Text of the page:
June 13, 1997
NOTE: The Chief Judge’s rules limiting outside practice of law by part-time nonjudicial court employees now appear at 22 NYCRR 50.6(d)-(e). For guidance on Part 50 (formerly Part 25), court personnel may consult the Office of Court Administration’s Nonjudicial Ethics Helpline (888-283-8442).
Digest: A part-time law clerk for a City Court may practice law in the County Court of the county in which the City Court is located but may not handle any case which was commenced in or otherwise involved the City Court.
Rules: 22 NYCRR 25.40(d),(e).
A City Court Judge inquires as to the limitations on the practice of law by an attorney who the judge anticipates will be appointed a part-time law clerk in the City Court. Specifically, the judge asks if the law clerk may practice criminal law in the County Court in the county in which the City Court is located, and, if so, whether the law clerk is allowed to handle County Court cases which were commenced in the City Court or which involved search warrants issued by the City Court.
It is the view of the Committee that the part-time law clerk for the City Court may practice law in the County Court of the county in which the City Court is located. However, the practice would not be unrestricted. Limitations on the law practice of part-time law clerks are set forth in sections 25.40(d) and (e) of the Rules of the Chief Judge, which state (22 NYCRR 25.40[d][e]):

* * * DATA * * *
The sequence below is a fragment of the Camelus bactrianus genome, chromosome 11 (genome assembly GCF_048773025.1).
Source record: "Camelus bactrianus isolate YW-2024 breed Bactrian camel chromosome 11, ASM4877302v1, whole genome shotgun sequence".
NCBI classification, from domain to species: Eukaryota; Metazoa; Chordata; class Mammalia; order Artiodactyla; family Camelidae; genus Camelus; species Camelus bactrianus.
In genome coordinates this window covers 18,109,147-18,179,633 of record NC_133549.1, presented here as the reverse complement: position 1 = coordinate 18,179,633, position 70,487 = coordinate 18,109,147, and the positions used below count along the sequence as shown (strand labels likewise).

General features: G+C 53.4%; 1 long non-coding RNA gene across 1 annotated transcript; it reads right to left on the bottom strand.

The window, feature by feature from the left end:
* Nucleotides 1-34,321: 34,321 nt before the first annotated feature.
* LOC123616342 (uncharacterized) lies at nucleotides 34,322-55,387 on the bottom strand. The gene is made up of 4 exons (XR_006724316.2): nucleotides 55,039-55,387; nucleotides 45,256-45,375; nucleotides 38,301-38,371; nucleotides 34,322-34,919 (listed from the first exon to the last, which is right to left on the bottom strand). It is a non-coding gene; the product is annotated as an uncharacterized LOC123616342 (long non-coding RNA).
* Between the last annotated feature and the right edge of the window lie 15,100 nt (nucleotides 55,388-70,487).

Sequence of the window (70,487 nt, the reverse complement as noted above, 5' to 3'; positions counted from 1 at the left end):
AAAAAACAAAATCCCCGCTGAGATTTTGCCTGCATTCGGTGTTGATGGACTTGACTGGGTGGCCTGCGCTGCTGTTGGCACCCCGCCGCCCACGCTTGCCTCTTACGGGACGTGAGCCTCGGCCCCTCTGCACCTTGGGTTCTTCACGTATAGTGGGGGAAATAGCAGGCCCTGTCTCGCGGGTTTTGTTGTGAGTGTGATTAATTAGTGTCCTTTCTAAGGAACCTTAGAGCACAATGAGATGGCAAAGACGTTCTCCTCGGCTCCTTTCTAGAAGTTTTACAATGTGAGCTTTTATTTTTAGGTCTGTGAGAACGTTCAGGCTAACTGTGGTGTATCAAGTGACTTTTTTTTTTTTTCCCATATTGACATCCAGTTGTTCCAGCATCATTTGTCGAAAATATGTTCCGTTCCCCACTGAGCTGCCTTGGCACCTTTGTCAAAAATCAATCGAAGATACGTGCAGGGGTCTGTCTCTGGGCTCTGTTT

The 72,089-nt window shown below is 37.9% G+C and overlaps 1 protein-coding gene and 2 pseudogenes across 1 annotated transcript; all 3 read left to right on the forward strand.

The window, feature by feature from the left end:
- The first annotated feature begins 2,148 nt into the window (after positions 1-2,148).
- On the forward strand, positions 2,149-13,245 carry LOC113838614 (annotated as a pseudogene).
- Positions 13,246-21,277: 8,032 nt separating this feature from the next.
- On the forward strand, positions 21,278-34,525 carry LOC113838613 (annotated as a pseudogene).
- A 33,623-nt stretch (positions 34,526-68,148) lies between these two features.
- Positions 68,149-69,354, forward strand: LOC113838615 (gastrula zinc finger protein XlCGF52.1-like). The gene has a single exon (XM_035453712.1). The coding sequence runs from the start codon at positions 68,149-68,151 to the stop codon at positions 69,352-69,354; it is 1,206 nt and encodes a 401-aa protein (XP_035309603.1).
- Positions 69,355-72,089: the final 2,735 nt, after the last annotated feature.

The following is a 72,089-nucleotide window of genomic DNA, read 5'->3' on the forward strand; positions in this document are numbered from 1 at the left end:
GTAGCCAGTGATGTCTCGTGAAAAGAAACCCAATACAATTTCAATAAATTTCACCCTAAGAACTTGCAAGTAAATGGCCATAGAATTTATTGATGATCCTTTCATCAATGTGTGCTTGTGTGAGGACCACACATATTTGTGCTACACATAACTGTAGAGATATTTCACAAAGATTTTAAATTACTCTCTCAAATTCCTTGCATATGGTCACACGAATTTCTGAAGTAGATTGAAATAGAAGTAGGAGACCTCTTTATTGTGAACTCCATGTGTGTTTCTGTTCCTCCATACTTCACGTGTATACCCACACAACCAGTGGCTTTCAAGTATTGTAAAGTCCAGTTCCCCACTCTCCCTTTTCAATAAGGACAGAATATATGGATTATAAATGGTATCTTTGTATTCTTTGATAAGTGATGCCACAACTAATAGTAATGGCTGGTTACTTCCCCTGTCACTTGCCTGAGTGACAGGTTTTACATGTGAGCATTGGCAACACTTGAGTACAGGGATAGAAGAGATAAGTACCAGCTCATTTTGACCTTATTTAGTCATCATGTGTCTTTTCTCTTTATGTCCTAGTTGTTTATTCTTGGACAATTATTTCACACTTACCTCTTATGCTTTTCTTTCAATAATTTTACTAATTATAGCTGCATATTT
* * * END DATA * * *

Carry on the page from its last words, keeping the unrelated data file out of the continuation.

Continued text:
(d) An employee of the Unified Court System who is employed on a part-time basis shall not participate directly or indirectly as a lawyer in any contested action or proceeding in the court in which he or she serves, or in any other practice of law which is incompatible with or which would reflect adversely upon his or her position or the performance of his or her duties.
(e) No partner or associate of a part-time law secretary or law clerk shall practice law before the justice or judge by whom such law secretary or law clerk is employed.
It is the opinion of the Committee that adherence to these provisions requires that the part-time law clerk not be involved as a private attorney in any matter which in any way involved the City Court. By way of illustration, the law clerk may not represent a defendant in County Court if a complaint or information had been issued under the aegis of the City Court, or if a defendant had been arraigned or had a preliminary hearing in the City Court, or was the subject of an arrest warrant or search warrant issued by the City Court. Such strictures apply even if, at the time, the defendant had been represented in the City Court by a different attorney.